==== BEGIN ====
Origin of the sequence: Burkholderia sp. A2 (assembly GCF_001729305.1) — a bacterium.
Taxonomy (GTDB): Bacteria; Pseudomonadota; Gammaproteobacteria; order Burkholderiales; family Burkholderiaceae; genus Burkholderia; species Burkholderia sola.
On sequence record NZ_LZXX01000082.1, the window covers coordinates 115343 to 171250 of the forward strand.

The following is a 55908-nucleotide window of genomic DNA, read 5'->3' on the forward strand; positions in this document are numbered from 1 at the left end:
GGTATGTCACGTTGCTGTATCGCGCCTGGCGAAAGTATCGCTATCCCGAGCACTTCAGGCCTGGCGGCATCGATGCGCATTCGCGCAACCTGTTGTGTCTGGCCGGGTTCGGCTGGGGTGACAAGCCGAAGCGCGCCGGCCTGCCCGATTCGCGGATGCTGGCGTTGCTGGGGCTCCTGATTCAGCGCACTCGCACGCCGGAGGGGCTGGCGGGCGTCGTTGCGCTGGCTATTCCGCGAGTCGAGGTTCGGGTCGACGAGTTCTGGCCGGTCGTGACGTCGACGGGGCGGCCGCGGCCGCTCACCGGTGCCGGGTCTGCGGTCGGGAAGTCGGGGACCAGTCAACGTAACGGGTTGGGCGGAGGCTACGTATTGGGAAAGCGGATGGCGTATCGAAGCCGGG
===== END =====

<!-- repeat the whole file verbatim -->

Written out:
Origin of the sequence: Burkholderia sp. A2 (assembly GCF_001729305.1) — a bacterium.
Taxonomy (GTDB): Bacteria; Pseudomonadota; Gammaproteobacteria; order Burkholderiales; family Burkholderiaceae; genus Burkholderia; species Burkholderia sola.
On sequence record NZ_LZXX01000082.1, the window covers coordinates 115343 to 171250 of the forward strand.

The following is a 55908-nucleotide window of genomic DNA, read 5'->3' on the forward strand; positions in this document are numbered from 1 at the left end:
GGTATGTCACGTTGCTGTATCGCGCCTGGCGAAAGTATCGCTATCCCGAGCACTTCAGGCCTGGCGGCATCGATGCGCATTCGCGCAACCTGTTGTGTCTGGCCGGGTTCGGCTGGGGTGACAAGCCGAAGCGCGCCGGCCTGCCCGATTCGCGGATGCTGGCGTTGCTGGGGCTCCTGATTCAGCGCACTCGCACGCCGGAGGGGCTGGCGGGCGTCGTTGCGCTGGCTATTCCGCGAGTCGAGGTTCGGGTCGACGAGTTCTGGCCGGTCGTGACGTCGACGGGGCGGCCGCGGCCGCTCACCGGTGCCGGGTCTGCGGTCGGGAAGTCGGGGACCAGTCAACGTAACGGGTTGGGCGGAGGCTACGTATTGGGAAAGCGGATGGCGTATCGAAGCCGGG